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Labor leaders tried to head off right-to-work

Lester Graham
Michigan Radio

Gov. Rick Snyder's 'not on my agenda' talk seemed to keep right-to-work legislation at bay, continually saying the issue was too divisive.

He had a change of heart yesterday.

Now, Michigan is on the fast-track to becoming the 24th state to adopt a right-to-work law.

Right-to-work laws ban requirements to pay dues or fees to a union as a condition of employment. Without compulsory payments in a closed union shop, unions stand to lose a lot of muscle.

The Detroit Free Press reports that the UAW's Bob King and other labor leaders tried to stop the legislation prior to yesterday's vote:

UAW President Bob King spent a lot of time in Lansing in recent days trying to prevent Gov. Rick Snyder and the Republican leadership from introducing right-to-work legislation but came up short. “Labor collectively felt like we put some really important proposals on the table about how we could work together … and about how can we de-escalate partisanship,” King told the Free Press today. “We are really disappointed that the governor and the Republican leadership chose the path that they did.”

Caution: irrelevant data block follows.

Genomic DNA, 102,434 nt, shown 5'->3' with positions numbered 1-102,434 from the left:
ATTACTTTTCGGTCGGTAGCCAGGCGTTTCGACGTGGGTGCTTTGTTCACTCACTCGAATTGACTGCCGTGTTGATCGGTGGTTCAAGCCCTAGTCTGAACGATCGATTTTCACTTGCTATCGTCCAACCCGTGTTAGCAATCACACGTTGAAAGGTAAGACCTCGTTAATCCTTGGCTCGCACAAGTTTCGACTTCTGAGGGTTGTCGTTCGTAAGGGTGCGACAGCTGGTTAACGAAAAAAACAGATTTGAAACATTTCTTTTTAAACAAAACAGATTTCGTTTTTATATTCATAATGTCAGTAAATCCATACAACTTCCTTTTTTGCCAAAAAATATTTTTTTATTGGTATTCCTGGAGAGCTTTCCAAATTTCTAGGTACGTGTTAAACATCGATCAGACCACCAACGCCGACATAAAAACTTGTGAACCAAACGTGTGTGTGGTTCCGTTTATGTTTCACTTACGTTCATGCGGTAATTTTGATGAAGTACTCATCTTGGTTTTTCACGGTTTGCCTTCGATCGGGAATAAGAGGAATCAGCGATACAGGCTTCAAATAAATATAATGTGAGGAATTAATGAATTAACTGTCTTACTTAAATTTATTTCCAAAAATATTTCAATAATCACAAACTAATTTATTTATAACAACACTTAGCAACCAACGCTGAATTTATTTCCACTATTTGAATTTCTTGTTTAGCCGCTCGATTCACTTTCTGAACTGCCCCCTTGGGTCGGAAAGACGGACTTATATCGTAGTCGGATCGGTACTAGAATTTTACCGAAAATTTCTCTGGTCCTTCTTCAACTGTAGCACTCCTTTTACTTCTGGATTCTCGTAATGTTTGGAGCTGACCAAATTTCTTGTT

In a separate piece, the Free Press reports that Snyder said the labor leaders didn't do enough, but he didn't provide specifics.

Snyder said there were concessions that organized labor could have put on the table that would have headed off the right-to-work legislation. But he wouldn't say what those concessions were or give any details of negotiations. Some right-to-work proponents said they were strongly opposed to carving out any exceptions in the law.

Under the legislation, police and firefighters will have to continue to pay union dues whether they like it or not.

But Snyder said police and firefighters would be excluded because of the dangerousness of their jobs and the need for a "special bond" among them. Bolger also cited special provisions given to the Michigan State Police in the state constitution and binding arbitration laws that apply to public safety workers.

Mark Brush was the station's Digital Media Director. He succumbed to a year-long battle with glioblastoma, an aggressive brain cancer, in March 2018. He was 49 years old.
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